Saturday, March 11, 2017
Pony Express Quilt
Several years ago I ran across Pony Express themed fabric by Jodi Barrows. I purchased the fabric to one day use in a quilt honoring the Pony Express.
You might wonder why I would want to do a Pony Express quilt. It's because my great-grandfather's two older brothers and one brother-in-law were Pony Express riders. I previously memorialized these great uncles in my family history cross-stitch sampler (stitching is still a work in progress). They are represented in the lower-right corner. These are all on my mother's father's line.
Now they are memorialized in a quilt, named "Stations". I finished the quilt top in about 2013 and it sat around needing to be quilted. Well, last week I decided to finally put it on the frame and quilt it.
The four center buildings represent the stations John and Billy (William) Fisher and Erastas Egan were assigned to. The smaller buildings in the outside border represent more of the 157 stations that extended from Missouri to California.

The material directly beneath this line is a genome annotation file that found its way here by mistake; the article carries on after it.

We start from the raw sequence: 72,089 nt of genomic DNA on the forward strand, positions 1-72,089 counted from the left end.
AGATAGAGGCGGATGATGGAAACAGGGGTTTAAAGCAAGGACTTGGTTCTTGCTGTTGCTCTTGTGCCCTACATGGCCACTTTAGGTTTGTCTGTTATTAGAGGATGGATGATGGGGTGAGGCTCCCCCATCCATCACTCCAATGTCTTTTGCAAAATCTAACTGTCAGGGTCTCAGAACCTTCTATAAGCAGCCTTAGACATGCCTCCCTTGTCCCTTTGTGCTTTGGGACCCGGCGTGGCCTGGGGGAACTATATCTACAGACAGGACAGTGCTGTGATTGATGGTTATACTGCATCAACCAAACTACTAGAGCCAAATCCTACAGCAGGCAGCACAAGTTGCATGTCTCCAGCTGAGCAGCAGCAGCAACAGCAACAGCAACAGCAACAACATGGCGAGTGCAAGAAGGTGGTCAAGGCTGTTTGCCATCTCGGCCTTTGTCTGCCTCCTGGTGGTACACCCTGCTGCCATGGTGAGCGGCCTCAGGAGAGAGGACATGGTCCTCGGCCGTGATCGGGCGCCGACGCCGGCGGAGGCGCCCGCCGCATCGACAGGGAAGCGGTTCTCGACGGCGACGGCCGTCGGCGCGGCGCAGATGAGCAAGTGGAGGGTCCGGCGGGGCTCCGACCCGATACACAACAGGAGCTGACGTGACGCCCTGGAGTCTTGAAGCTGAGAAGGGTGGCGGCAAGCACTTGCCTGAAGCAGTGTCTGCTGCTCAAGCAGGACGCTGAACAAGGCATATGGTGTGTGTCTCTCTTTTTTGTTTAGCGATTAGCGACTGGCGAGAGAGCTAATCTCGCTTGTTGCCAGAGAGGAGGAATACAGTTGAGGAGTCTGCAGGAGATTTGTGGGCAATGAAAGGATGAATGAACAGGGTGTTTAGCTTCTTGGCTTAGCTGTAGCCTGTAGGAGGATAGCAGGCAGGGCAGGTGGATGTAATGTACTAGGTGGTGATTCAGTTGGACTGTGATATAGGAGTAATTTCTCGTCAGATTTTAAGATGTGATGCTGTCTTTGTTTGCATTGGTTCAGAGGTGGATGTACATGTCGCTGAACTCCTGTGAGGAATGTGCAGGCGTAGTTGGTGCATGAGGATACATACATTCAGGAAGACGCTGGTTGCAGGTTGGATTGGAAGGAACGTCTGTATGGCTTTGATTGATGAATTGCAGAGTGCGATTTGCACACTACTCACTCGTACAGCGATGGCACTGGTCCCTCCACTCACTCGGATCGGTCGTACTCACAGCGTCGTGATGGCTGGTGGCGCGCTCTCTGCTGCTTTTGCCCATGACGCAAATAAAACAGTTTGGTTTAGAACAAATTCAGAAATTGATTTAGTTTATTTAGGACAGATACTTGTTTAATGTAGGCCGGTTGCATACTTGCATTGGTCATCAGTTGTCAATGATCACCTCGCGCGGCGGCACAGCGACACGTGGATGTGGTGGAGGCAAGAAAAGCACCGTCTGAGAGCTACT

John and Billy had immigrated as teenagers from England with their parents in 1854. I've always thought it kind of funny that these two young men -- with British accents -- were part of the Pony Express, one of the iconic enterprises of the American West. They also carried the news of Abraham Lincoln's assassination.
My father told me after seeing the quilt that another of my ancestors (this time on my father's line) had a Pony Express connection. The home of my great-great grandfather, Absalom Wamsley Smith, served as a Pony Express station in Draper, Utah.
A few close-up photos of the quilt:
Here is more information about these Pony Express riders (click to read):
Billy Fisher history by his son: Includes the story of when he was caught in a blinding blizzard.
John Fisher history by his daughter: Includes stories of encounters with Indians.
Some amazing people in my family tree!